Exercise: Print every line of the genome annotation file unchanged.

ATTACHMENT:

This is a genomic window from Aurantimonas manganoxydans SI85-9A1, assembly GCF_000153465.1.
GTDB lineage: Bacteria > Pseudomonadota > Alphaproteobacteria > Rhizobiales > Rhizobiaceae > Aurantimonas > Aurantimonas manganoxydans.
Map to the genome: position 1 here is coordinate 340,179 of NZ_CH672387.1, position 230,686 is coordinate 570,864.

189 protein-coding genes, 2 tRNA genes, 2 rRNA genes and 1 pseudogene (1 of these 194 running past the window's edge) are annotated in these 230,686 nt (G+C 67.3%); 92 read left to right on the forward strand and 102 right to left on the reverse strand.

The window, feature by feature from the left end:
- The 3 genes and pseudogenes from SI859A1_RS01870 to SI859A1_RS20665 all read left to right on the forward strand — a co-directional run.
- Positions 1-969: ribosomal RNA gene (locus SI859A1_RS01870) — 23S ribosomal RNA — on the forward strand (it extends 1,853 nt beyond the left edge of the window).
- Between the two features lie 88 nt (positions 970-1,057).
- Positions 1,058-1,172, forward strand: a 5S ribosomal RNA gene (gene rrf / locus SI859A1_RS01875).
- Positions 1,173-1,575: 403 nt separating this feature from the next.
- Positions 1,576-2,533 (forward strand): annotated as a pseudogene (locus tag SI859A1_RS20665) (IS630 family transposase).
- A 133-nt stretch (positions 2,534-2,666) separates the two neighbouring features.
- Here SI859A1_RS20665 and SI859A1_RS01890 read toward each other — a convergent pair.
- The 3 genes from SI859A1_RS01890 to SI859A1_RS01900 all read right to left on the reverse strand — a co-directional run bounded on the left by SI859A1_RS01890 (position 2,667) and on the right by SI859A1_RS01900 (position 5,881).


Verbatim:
This is a genomic window from Aurantimonas manganoxydans SI85-9A1, assembly GCF_000153465.1.
GTDB lineage: Bacteria > Pseudomonadota > Alphaproteobacteria > Rhizobiales > Rhizobiaceae > Aurantimonas > Aurantimonas manganoxydans.
Map to the genome: position 1 here is coordinate 340,179 of NZ_CH672387.1, position 230,686 is coordinate 570,864.

189 protein-coding genes, 2 tRNA genes, 2 rRNA genes and 1 pseudogene (1 of these 194 running past the window's edge) are annotated in these 230,686 nt (G+C 67.3%); 92 read left to right on the forward strand and 102 right to left on the reverse strand.

The window, feature by feature from the left end:
- The 3 genes and pseudogenes from SI859A1_RS01870 to SI859A1_RS20665 all read left to right on the forward strand — a co-directional run.
- Positions 1-969: ribosomal RNA gene (locus SI859A1_RS01870) — 23S ribosomal RNA — on the forward strand (it extends 1,853 nt beyond the left edge of the window).
- Between the two features lie 88 nt (positions 970-1,057).
- Positions 1,058-1,172, forward strand: a 5S ribosomal RNA gene (gene rrf / locus SI859A1_RS01875).
- Positions 1,173-1,575: 403 nt separating this feature from the next.
- Positions 1,576-2,533 (forward strand): annotated as a pseudogene (locus tag SI859A1_RS20665) (IS630 family transposase).
- A 133-nt stretch (positions 2,534-2,666) separates the two neighbouring features.
- Here SI859A1_RS20665 and SI859A1_RS01890 read toward each other — a convergent pair.
- The 3 genes from SI859A1_RS01890 to SI859A1_RS01900 all read right to left on the reverse strand — a co-directional run bounded on the left by SI859A1_RS01890 (position 2,667) and on the right by SI859A1_RS01900 (position 5,881).